Every time I spot a bike in a public setting, it makes me smile. It reminds me of what has continued to move me forward in what could have been a broken down life back in 2002. My dusty old Huffy, propped up by its rusty old kickstand in my garage for eight years, doing nothing more than taking up space, called out to me when I needed it most. A devine calling is what I refer to it as, my lifesaver. When I had to replace that old thing with a Trek, it was still a bike that brought me to where I am today--a successful and spirited entrepreneur who helps others move their lives forward as well. Therefore, how could the image of a bike NOT put a smile on my face?!
I was thinking about that when I met a woman this afternoon at a networking event. Before we sat down and the meeting began, she cornered me in back of the room and asked if I knew about The Secret.
"Yes, I know about that. I'm not a subscriber, though."
"But don't you believe in the power of positive thinking?" she asked.
"Well, of course," I responded, "But I don't believe you can just think your way to success."
For the next several minutes, while I fidgeted, looking for my escape from this woman who was pushing personal boundaries to the limit, she tried to convince me why she was right. I've explored The Secret. I read parts of the book when it first came out a few years ago. I've discussed it with friends. I've seen the reviews. I'm just not a fan. No big deal, right?
For the rest of the meeting, she made sure to extoll the virtues of her beliefs on the rest of the group, proclaiming, "I teach that," every single time she had the chance.
Now, hey, I'm not one to avoid or chastise self-promotion. It's how we attract people to our products and services. Marketing is necessary and who better to sell what you're selling than you. That's true, provided you don't have to force feed your audience. Any time you feel you must do that, no matter how passionate you may be, it seems inauthentic to me, and I don't trust it. If, while you're talking to me, I'm backing away, it's a good clue I'm not interested. It's not personal; it's just that I draw the line at open-mindedness when I've already explored an idea and rejected it. No use covering the same material all over again.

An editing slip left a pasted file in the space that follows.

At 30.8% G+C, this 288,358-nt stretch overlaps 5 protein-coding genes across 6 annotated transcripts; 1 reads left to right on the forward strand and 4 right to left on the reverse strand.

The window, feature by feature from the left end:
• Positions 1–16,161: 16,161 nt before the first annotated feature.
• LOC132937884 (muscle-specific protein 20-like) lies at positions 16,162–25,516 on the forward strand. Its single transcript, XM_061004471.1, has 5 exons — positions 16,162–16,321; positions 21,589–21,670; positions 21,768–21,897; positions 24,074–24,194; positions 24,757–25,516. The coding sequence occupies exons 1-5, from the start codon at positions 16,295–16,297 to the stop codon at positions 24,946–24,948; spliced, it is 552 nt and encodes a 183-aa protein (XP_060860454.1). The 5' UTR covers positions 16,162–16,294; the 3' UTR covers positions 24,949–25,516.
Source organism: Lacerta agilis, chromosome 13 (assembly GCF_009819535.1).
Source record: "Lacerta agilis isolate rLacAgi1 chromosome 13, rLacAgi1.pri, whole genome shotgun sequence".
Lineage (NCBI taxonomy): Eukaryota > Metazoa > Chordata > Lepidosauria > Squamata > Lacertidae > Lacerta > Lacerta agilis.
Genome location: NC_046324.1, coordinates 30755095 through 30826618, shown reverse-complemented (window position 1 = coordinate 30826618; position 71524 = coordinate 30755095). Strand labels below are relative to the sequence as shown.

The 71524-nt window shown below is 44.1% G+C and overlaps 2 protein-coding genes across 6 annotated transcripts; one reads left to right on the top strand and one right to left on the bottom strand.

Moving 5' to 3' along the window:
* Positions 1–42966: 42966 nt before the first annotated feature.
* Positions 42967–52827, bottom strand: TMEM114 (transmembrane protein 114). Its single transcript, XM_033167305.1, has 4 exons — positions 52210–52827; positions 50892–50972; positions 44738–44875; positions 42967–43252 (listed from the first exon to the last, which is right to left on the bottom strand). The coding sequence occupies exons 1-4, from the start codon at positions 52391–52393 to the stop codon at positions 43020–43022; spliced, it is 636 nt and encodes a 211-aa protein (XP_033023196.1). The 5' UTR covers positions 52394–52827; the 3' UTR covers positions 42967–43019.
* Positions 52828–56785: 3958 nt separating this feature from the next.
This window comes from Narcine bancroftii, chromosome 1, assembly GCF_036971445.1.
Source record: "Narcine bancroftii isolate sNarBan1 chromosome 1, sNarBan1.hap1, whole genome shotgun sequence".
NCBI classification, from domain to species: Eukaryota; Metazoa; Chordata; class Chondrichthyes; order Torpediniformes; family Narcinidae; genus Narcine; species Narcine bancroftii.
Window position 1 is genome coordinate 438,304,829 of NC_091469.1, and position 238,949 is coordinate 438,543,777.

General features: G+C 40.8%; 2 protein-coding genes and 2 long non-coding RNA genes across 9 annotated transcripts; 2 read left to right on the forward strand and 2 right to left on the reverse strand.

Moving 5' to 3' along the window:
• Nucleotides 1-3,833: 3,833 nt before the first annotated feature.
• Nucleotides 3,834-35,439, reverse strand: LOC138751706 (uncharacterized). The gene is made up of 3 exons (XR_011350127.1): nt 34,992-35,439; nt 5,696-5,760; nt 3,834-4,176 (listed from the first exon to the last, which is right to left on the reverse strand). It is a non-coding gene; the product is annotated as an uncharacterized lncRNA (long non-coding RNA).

Besides, it's not that I don't believe in the Law of Attraction. I do. I do think that like attracts like. In fact, I met a man once in a bar where I was having an early dinner. The guy sat right next to me, so I engaged him in conversation. We wound up talking about our divorces. He from his spouse. Me from mine. Then, all of a sudden, he invited me to a singles outing and followed that up with this line: "Like attracts like, you know." Oh, geez. "Check, please," I called out to the waiter, ending the conversation. This couldn't possibly go anywhere good, I thought.
So certainly your thoughts affect your actions, and that's my point. They should be well-thought out thoughts, and they should be followed by well-thought out actions. The Secret, in my opinion, leads one to believe that all you have to do is think you'll have success and there it will be. For as long as it's been around (She claimed, "6,000 years."), I'm just not a believer.
I don't think you can think your way to success or riches or whatever drives your passion. You must do what another speaker I know teaches and take steps to move forward. Thoughts are barely the beginning.
That's why the image of a bike is so moving for me. It reminds me that there is action left to do, that there is movement yet to occur, that what I want is there for me if only I reach out and do something to make it happen. Thus, my thoughts can lead me to success, but only the planning part. The real success comes with that forward movement, taken one turn of the wheel at a time. It's how I've gotten through a difficult childhood, the death of a spouse, a complicated divorce from another. It's how I deal with whatever challenges me now.
If you're looking for a tool or a mechanism to help you map out your success today, I hope you'll consider adopting my special brand of BIKE and make it your own. Yes, there's work to do. But stick with me, and I'll keep leading you onward. You can ask me questions. You can hire me to coach you through it. You can come riding with me, if you like. I'll lead the way. That's what my 8th grade teacher told me to do when she autographed my yearbook with this inscription, "Keep leading them on!" I didn't quite understand what she meant back then. But if I could see her now, I'd let her know I'm finally following her advice.
What do you think?
(Photo above taken by Jackie Dishner, Jerome, Ariz., 2009.)